Your sweet little bundle of joy has finally arrived, and you are over the moon. You have everything you need for your little one — the crib, the stroller, the car seat, even the adorable outfits he’ll probably outgrow before he can wear most of them. What you probably don’t have is a secure investment for his future. We all know children cost a small fortune to raise. So, how can we help set them up for their adulthood? You can start now, using any of these sure-fire ways to save money for your newborn’s future.
Invest in Your Own Future
It may seem odd to settle your own financial future when we’re talking about your newborn’s financial security, but the two are very closely related. After all, your continued financial security will directly impact their future. How can you go about investing in and settling your own future?
File A Will
A will lays out how you want your assets divided, and what will happen to your child in the event of you become incapacitated or die. CNN shares the most commonly named guardians are grandparents, but you may wish to name backups as well. After all, most children tend to outlive their parents, so Grandma may not be around to look after Timmy.
Get Life Insurance
Life insurance can help cover bills, funeral expenses, and the like in the event of your death. There may even be enough left over after these expenses to help your child with future college expenses. USA Today provides a look at what new parents should consider before buying life insurance.
Open a Retirement Savings Account
Saving for retirement may seem like an odd thing to begin doing at this point in your life, but it is necessary. It will help ensure that your child, once grown, will not feel obligated to financially provide for you. NerdWallet suggests setting aside 10 to 15% of your annual income for your golden years.
Save For Baby’s Future
Now that we have you all set, I’m sure you’d like to know what you can do directly for your baby. Saving for baby is actually much easier than it sounds. There are quite a few options available. The seven listed here are the most common ways parents have set their children’s financial future up.
Very similar to regular savings accounts, which we will discuss shortly, a custodial account allows the account to be in your child’s name from the beginning. This makes for a little less work later on, when your child is old enough to hold the account on their own. Market Watch talks about the cons of this account, including taxes for both you and your child, and the young age at which your child can gain control of the account.
Essentially a college savings account, 529 plans may vary from state to state. Be sure to check into your state’s laws regarding these accounts before you open one. Some states offer more than one kind of plan, like New Mexico, whereas other states only offer one. The good news is that you don’t have to live in the state you open the account in. GetRichSlowly explains the penalty for taking funds from this count for non-educational purposes.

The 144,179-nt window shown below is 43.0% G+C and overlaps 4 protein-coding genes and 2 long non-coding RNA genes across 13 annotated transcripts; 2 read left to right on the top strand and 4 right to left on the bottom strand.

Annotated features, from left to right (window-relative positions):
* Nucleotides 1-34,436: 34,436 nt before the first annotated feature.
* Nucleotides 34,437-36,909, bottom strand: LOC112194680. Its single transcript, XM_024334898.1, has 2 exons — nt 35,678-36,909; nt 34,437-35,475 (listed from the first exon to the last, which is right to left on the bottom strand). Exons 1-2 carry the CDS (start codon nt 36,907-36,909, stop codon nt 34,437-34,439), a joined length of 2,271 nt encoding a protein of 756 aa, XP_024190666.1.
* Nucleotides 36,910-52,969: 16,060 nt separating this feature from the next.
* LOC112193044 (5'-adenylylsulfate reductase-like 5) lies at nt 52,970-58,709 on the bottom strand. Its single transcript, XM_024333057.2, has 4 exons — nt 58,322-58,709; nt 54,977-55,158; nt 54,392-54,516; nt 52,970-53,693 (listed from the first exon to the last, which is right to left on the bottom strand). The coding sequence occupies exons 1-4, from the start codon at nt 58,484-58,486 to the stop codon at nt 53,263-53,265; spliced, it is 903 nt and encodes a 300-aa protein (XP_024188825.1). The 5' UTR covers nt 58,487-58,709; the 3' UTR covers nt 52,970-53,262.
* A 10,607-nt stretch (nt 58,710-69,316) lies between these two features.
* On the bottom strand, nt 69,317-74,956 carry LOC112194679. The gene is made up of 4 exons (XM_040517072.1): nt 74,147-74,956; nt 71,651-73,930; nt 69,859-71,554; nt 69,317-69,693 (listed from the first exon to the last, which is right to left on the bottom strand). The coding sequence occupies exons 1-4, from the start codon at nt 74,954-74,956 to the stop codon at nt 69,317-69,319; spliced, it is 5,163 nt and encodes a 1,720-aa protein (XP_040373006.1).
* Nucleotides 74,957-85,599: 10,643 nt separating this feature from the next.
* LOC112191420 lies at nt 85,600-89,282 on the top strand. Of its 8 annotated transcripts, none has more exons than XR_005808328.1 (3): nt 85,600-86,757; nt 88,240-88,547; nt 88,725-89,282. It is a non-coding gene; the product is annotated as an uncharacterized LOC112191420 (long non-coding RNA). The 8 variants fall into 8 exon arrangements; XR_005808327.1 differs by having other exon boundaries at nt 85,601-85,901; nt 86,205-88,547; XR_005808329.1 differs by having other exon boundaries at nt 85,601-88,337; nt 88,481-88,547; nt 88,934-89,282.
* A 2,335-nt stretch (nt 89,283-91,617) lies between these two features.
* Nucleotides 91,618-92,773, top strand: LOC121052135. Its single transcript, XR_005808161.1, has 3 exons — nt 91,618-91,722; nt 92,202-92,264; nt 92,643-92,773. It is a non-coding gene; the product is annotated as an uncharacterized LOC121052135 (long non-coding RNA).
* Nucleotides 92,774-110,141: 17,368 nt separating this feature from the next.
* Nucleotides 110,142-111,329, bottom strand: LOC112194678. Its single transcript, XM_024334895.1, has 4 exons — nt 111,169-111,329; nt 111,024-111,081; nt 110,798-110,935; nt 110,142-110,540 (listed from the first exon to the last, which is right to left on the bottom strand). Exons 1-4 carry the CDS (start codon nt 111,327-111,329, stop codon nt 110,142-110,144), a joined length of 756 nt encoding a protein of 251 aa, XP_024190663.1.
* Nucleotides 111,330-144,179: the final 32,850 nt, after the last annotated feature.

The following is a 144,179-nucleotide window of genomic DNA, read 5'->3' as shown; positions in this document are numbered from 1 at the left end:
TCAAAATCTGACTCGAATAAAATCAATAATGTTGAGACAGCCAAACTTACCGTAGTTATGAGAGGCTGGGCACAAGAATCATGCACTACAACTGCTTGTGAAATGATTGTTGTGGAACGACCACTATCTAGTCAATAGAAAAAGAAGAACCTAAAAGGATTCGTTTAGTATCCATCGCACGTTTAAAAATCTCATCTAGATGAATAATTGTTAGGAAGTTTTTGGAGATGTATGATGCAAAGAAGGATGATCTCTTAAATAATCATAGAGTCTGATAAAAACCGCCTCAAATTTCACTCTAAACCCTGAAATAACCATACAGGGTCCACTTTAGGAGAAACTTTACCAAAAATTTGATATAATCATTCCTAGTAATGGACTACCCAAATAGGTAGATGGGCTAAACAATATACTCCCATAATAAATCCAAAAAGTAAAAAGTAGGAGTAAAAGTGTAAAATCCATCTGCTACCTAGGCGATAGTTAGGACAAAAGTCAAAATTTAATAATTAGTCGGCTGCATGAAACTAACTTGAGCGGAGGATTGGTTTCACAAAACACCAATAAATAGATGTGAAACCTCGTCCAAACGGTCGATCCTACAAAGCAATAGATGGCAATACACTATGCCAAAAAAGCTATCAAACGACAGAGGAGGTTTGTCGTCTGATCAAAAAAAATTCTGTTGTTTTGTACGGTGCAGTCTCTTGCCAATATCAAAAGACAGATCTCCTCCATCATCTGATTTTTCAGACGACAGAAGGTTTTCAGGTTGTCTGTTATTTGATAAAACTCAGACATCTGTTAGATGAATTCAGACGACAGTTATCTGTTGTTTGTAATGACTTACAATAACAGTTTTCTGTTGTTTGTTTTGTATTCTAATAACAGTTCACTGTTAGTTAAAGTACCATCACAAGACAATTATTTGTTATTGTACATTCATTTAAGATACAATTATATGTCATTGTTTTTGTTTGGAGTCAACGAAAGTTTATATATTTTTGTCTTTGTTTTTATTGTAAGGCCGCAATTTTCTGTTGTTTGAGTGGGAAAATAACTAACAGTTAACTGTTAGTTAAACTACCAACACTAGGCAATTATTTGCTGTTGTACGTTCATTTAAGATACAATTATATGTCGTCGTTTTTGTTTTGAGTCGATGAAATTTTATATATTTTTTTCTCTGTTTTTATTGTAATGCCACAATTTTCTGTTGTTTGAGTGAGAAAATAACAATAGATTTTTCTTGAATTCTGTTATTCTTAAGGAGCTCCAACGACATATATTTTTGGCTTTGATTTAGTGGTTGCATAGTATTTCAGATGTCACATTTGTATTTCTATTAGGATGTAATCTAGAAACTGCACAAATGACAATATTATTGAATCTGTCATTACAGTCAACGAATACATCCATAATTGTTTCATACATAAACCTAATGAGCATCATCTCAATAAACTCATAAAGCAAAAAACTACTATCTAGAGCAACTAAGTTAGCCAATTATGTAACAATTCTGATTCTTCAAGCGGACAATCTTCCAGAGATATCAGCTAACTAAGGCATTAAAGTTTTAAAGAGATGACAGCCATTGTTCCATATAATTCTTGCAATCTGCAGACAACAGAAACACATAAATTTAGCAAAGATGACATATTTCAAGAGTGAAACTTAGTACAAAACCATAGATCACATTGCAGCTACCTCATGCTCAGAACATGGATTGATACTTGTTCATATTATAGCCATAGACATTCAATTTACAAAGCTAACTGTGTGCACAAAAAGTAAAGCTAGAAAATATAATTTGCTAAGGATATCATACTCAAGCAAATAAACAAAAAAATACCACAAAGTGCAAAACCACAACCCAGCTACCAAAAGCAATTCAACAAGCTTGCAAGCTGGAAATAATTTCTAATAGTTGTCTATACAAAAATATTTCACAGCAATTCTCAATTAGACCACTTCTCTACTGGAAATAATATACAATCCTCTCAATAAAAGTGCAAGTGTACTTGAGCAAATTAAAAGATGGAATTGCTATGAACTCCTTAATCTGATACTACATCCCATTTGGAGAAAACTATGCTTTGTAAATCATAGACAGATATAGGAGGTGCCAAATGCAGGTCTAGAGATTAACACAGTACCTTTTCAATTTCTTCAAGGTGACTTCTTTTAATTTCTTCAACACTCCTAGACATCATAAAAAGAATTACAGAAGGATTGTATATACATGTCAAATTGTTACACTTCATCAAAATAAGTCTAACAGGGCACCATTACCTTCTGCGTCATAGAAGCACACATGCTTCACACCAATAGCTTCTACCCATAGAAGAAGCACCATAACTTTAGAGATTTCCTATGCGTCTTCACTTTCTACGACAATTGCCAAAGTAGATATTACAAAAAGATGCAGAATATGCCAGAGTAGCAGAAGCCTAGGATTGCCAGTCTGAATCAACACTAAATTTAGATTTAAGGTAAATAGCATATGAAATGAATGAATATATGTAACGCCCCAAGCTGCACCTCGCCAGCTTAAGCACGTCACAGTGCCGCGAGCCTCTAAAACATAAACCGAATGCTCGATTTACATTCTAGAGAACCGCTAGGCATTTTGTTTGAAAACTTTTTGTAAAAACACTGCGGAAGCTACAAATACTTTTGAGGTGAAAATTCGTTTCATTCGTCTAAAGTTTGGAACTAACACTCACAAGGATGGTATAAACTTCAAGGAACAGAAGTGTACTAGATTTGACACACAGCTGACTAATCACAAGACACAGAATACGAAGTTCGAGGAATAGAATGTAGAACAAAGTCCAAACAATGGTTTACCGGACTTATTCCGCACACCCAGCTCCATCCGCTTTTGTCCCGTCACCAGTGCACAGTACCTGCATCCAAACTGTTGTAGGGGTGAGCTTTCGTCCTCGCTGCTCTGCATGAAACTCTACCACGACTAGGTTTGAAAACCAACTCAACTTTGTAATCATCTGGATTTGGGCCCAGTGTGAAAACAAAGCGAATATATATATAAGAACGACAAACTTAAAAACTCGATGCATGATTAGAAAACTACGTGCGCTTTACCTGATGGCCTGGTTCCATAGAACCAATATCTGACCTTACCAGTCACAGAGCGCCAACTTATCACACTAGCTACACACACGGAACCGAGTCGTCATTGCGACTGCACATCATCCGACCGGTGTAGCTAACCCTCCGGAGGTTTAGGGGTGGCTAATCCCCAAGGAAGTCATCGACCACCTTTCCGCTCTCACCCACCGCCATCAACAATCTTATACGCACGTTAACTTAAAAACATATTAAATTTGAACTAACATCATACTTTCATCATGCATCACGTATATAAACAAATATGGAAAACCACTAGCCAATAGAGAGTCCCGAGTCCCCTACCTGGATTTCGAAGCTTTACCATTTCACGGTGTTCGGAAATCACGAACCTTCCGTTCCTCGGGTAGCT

Perhaps one of the more well-known ways to save for your child’s future, a regular savings account is set up under your name until your child turns 18. You can still put their name on the account, but you will have to take your name off of it when they reach adulthood. The Balance explains what you will need to open this type of account, including your child’s birth certificate and an initial deposit.
If you’re as financial terminology challenged as I am, you may not know that Roth IRAs are a type of retirement account. I knew what an IRA was, but had no idea there was a separate kind. A Roth IRA differs from a traditional IRA in that taxes are taken directly out of the money you put into the account, when you put it in. Investopedia provides an excellent resource to learn more about Roth IRAs for your child.
Coverdell Education Savings Accounts
The good news about Coverdell Education Savings Accounts (ESAS) is that they are tax-free. What To Expect shares that ESAS accounts are also flexible in how you can invest the money, as well as how it can be spent later. Your child will also still be eligible for certain kinds of financial aid, as the account will be counted as an asset for you. So if you don’t manage to save as much as your child needs to pay for college, have no worries — they can still receive aid.
CDs and Savings Bonds
A favorite way to save for a child’s future in years gone by, CDs and bonds are no longer as popular as they once were. This doesn’t mean you can’t still invest in one for your little one, though. MyBankTracker.com explores the benefits of these financial options for children. The best part of these options is that your child actually owns it, without your name on it at all.
A trust fund is usually thought of in conjunction with the obscenely wealthy, but any family can open one for their child. LegalZoom advocates opening these accounts for your child, with a comprehensive look at what to do to get started.
Taking care of your child in the here and now is, of course, a priority. Their financial security into adulthood is also very important, and there’s no time like the present to invest in it. Let us know what you thought of this list in the comments below, and share with your family and friends.